This year is the fortieth anniversary of the nation’s oldest “major” 15K road race, the Stockade-athon, started by the Schenectady Parks Department in 1976. The Stockade-athon is one of those races that owe its origins and initial popularity to the United States’ first running boom that took place during the mid-1970s, but you might not be aware of just how cool and accessible its history is. One quick example: for those of you who participated in the course previews the past several weeks, the man who kept you from getting lost (he was on a bike the first week and was driving the Fleet Feet van last Saturday) was Mark Mindel, three-time winner of the Stockade-athon (1976, 1977, 1979) and one of the original course designers (with Chris Carroll).
The Stockade-athon came into being at a remarkable time for road racing in the United States. 1976 was the year that the New York City Marathon burst from the confines of Manhattan’s Central Park and incorporated a citywide route encompassing all five boroughs. Atlanta’s Peachtree road race, sponsored for the first time by the Atlanta Journal-Constitution began its rise to the United States’ largest 10K (over 60,000 participants in 2011). Frank Shorter –– who will be helping to celebrate the Fortieth Anniversary of the Stockade-athon –– won a silver medal in the 1976 Olympic Marathon to go along with his gold from the 1972 Munich games. There was no doubt that running was experiencing a boom, nationally and locally.
People who had never before shown much interest in exercise began actively looking for new personal challenges during a confusing economic and political time. Many found themselves inspired by Shorter’s Olympic win – much of the 1972 Olympic marathon was televised – as well as the emergence of the charismatic Bill Rodgers, who won the Boston Marathon for the first time in 1975. Rodgers would turn out to be (and still is) a running evangelist who easily convinced people through his easy-going enthusiasm that running was simply a fun thing to do. James Fixx’s runaway best seller, The Complete Book of Running, published in 1977, confirmed this and emphasized that road running was a sport that could be taken up by anyone regardless of past experience or physical fitness. He also reassured new runners through easy-to-understand training advice. Runners such as Shorter and Rodgers, supported by commentators like Fixx built an inclusive and welcoming sports culture that would help running’s popularity grow among like-minded participants.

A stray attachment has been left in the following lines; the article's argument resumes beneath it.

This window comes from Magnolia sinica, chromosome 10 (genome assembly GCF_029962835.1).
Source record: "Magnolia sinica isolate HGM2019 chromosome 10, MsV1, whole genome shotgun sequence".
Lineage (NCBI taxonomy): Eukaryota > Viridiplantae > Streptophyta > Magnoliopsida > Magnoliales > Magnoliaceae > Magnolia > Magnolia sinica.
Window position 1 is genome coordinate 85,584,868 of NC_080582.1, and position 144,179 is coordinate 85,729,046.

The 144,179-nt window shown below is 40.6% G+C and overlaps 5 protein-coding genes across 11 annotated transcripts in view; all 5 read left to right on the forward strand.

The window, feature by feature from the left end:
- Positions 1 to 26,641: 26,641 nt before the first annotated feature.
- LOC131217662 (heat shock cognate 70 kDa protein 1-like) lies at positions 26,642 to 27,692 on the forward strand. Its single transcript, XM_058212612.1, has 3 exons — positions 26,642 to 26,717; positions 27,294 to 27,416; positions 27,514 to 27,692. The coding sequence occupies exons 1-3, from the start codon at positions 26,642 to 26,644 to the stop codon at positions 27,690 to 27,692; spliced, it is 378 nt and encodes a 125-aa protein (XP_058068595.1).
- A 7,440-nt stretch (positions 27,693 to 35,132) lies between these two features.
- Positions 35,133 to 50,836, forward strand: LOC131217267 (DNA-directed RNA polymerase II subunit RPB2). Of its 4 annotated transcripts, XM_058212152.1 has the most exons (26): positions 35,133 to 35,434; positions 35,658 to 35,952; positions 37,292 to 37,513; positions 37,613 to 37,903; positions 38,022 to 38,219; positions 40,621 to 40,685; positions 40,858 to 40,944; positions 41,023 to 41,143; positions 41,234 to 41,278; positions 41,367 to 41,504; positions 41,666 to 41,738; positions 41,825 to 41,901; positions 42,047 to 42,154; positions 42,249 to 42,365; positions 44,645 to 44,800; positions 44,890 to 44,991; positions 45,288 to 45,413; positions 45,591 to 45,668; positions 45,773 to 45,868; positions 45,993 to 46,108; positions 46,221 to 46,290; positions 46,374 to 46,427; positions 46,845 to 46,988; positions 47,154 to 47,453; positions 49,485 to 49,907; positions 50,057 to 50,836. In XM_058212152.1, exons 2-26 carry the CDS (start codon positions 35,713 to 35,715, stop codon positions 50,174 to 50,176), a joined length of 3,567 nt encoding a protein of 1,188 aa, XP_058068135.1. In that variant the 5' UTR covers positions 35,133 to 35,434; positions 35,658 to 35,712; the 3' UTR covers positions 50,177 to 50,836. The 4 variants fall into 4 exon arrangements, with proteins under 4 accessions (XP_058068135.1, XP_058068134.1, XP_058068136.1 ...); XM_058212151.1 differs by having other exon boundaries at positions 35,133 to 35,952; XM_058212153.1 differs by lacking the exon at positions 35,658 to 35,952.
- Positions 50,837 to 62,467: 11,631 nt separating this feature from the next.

Women also gravitated to running. Prior to Title IX, girls faced limited opportunities and underfunded programs in high schools, leading to a collective disenfranchisement in athletics as adults. Early female pioneers in road racing pushed back against sexist stereotypes and tapped into women’s growing dissatisfaction with dead-end domesticity. In doing so, they inspired previously nonathletic women to join the running ranks. Early road racers such as Nina Kuscsik (first official women’s winner of the Boston Marathon, 1972) and Miki Gorman (winner, Boston Marathon 1974, 1977: winner, NYC Marathon 1976, 1977) demonstrated that women could compete – hard!
The Stockade-athon has had more than its share of fantastic runners and if you have participated in past Stockade-athons, there’s a good chance that you have already shared the course with some of them. An early notable figure, Barry Brown, won the 1980 Stockade-athon and was a racing circuit fixture during the 1970s and early 1980s. Brown was an anchor of the legendary Gainesville-based Florida Track Club that also counted Frank Shorter as a member. When Brown tragically took his own life in 1993, Shorter recalled that the catalyst for the FTC was Brown: “During workouts we would go at each other's throat. But afterward you turned it off and had a great time together. And the guy at the center of it all was Barry Brown.” Brown was a world-class steeplechaser for Providence College in the 1960s and ran on several national teams. In the 1980s, he almost single-handedly drove the popularity of masters running by rewriting the record books. He set the U.S. master’s mark of 2:15:15 at the Twin Cities Marathon in 1984 and ran a 46:21 at the Stockade-athon 15K the same year to set another master’s record.